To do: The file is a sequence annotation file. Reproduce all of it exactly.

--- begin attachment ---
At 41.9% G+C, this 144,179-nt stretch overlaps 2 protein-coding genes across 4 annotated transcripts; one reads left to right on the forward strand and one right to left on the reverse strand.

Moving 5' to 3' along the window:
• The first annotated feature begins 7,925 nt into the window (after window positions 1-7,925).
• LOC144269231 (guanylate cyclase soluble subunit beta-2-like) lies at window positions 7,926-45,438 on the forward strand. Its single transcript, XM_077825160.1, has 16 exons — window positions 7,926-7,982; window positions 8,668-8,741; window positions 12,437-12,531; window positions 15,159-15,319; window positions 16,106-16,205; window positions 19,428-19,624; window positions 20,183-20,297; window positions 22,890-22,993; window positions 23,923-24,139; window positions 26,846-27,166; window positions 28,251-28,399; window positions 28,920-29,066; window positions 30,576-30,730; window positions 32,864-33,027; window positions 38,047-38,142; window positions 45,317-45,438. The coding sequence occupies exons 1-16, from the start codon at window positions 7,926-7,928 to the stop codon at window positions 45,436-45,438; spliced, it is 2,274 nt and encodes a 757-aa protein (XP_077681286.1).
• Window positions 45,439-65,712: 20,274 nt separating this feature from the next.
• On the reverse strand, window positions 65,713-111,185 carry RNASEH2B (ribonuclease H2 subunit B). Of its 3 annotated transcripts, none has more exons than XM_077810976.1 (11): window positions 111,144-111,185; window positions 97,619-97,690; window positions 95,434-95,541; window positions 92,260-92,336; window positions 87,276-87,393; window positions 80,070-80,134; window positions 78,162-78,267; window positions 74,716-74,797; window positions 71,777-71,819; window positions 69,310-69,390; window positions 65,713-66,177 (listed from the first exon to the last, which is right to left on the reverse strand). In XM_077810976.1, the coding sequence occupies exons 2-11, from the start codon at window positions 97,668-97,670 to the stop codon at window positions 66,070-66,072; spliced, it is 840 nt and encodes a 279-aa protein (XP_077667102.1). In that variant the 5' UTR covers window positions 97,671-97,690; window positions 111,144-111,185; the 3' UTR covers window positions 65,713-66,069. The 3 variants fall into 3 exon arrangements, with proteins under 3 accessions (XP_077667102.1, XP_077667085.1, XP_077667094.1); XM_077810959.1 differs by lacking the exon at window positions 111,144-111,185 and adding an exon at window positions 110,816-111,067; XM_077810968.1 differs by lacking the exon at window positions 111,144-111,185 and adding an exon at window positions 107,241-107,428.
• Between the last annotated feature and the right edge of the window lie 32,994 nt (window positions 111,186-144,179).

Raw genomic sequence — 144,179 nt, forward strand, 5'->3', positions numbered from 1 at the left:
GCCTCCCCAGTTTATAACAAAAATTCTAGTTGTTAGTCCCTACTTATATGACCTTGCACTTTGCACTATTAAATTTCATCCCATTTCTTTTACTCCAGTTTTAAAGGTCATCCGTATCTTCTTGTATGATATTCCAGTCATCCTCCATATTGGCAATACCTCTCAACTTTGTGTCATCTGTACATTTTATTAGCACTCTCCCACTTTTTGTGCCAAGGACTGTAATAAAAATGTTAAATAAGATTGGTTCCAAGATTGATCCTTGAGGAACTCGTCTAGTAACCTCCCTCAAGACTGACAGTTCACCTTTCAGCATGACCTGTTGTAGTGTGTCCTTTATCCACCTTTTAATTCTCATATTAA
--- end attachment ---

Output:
At 41.9% G+C, this 144,179-nt stretch overlaps 2 protein-coding genes across 4 annotated transcripts; one reads left to right on the forward strand and one right to left on the reverse strand.

Moving 5' to 3' along the window:
• The first annotated feature begins 7,925 nt into the window (after window positions 1-7,925).
• LOC144269231 (guanylate cyclase soluble subunit beta-2-like) lies at window positions 7,926-45,438 on the forward strand. Its single transcript, XM_077825160.1, has 16 exons — window positions 7,926-7,982; window positions 8,668-8,741; window positions 12,437-12,531; window positions 15,159-15,319; window positions 16,106-16,205; window positions 19,428-19,624; window positions 20,183-20,297; window positions 22,890-22,993; window positions 23,923-24,139; window positions 26,846-27,166; window positions 28,251-28,399; window positions 28,920-29,066; window positions 30,576-30,730; window positions 32,864-33,027; window positions 38,047-38,142; window positions 45,317-45,438. The coding sequence occupies exons 1-16, from the start codon at window positions 7,926-7,928 to the stop codon at window positions 45,436-45,438; spliced, it is 2,274 nt and encodes a 757-aa protein (XP_077681286.1).
• Window positions 45,439-65,712: 20,274 nt separating this feature from the next.
• On the reverse strand, window positions 65,713-111,185 carry RNASEH2B (ribonuclease H2 subunit B). Of its 3 annotated transcripts, none has more exons than XM_077810976.1 (11): window positions 111,144-111,185; window positions 97,619-97,690; window positions 95,434-95,541; window positions 92,260-92,336; window positions 87,276-87,393; window positions 80,070-80,134; window positions 78,162-78,267; window positions 74,716-74,797; window positions 71,777-71,819; window positions 69,310-69,390; window positions 65,713-66,177 (listed from the first exon to the last, which is right to left on the reverse strand). In XM_077810976.1, the coding sequence occupies exons 2-11, from the start codon at window positions 97,668-97,670 to the stop codon at window positions 66,070-66,072; spliced, it is 840 nt and encodes a 279-aa protein (XP_077667102.1). In that variant the 5' UTR covers window positions 97,671-97,690; window positions 111,144-111,185; the 3' UTR covers window positions 65,713-66,069. The 3 variants fall into 3 exon arrangements, with proteins under 3 accessions (XP_077667102.1, XP_077667085.1, XP_077667094.1); XM_077810959.1 differs by lacking the exon at window positions 111,144-111,185 and adding an exon at window positions 110,816-111,067; XM_077810968.1 differs by lacking the exon at window positions 111,144-111,185 and adding an exon at window positions 107,241-107,428.
• Between the last annotated feature and the right edge of the window lie 32,994 nt (window positions 111,186-144,179).

Raw genomic sequence — 144,179 nt, forward strand, 5'->3', positions numbered from 1 at the left:
GCCTCCCCAGTTTATAACAAAAATTCTAGTTGTTAGTCCCTACTTATATGACCTTGCACTTTGCACTATTAAATTTCATCCCATTTCTTTTACTCCAGTTTTAAAGGTCATCCGTATCTTCTTGTATGATATTCCAGTCATCCTCCATATTGGCAATACCTCTCAACTTTGTGTCATCTGTACATTTTATTAGCACTCTCCCACTTTTTGTGCCAAGGACTGTAATAAAAATGTTAAATAAGATTGGTTCCAAGATTGATCCTTGAGGAACTCGTCTAGTAACCTCCCTCAAGACTGACAGTTCACCTTTCAGCATGACCTGTTGTAGTGTGTCCTTTATCCACCTTTTAATTCTCATATTAA